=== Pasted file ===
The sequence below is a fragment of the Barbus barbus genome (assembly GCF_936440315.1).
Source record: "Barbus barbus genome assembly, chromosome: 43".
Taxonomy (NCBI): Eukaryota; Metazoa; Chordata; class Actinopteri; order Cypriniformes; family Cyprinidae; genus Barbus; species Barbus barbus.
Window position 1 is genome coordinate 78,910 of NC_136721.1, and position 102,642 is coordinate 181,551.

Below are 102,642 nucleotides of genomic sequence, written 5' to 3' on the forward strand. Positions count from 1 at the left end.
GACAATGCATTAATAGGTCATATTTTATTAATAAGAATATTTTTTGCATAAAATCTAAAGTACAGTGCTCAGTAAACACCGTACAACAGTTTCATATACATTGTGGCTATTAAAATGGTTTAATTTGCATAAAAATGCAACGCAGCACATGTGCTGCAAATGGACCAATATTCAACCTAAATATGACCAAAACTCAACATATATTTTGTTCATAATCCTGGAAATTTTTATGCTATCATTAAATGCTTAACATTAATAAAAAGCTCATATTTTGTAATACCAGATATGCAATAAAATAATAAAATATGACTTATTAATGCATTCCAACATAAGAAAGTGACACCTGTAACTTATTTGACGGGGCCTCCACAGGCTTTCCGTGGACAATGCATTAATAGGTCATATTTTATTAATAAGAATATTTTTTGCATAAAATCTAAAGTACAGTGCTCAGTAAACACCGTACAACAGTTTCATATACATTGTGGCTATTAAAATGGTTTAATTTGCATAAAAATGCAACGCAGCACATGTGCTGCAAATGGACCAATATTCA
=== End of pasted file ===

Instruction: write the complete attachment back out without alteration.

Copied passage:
The sequence below is a fragment of the Barbus barbus genome (assembly GCF_936440315.1).
Source record: "Barbus barbus genome assembly, chromosome: 43".
Taxonomy (NCBI): Eukaryota; Metazoa; Chordata; class Actinopteri; order Cypriniformes; family Cyprinidae; genus Barbus; species Barbus barbus.
Window position 1 is genome coordinate 78,910 of NC_136721.1, and position 102,642 is coordinate 181,551.

Below are 102,642 nucleotides of genomic sequence, written 5' to 3' on the forward strand. Positions count from 1 at the left end.
GACAATGCATTAATAGGTCATATTTTATTAATAAGAATATTTTTTGCATAAAATCTAAAGTACAGTGCTCAGTAAACACCGTACAACAGTTTCATATACATTGTGGCTATTAAAATGGTTTAATTTGCATAAAAATGCAACGCAGCACATGTGCTGCAAATGGACCAATATTCAACCTAAATATGACCAAAACTCAACATATATTTTGTTCATAATCCTGGAAATTTTTATGCTATCATTAAATGCTTAACATTAATAAAAAGCTCATATTTTGTAATACCAGATATGCAATAAAATAATAAAATATGACTTATTAATGCATTCCAACATAAGAAAGTGACACCTGTAACTTATTTGACGGGGCCTCCACAGGCTTTCCGTGGACAATGCATTAATAGGTCATATTTTATTAATAAGAATATTTTTTGCATAAAATCTAAAGTACAGTGCTCAGTAAACACCGTACAACAGTTTCATATACATTGTGGCTATTAAAATGGTTTAATTTGCATAAAAATGCAACGCAGCACATGTGCTGCAAATGGACCAATATTCA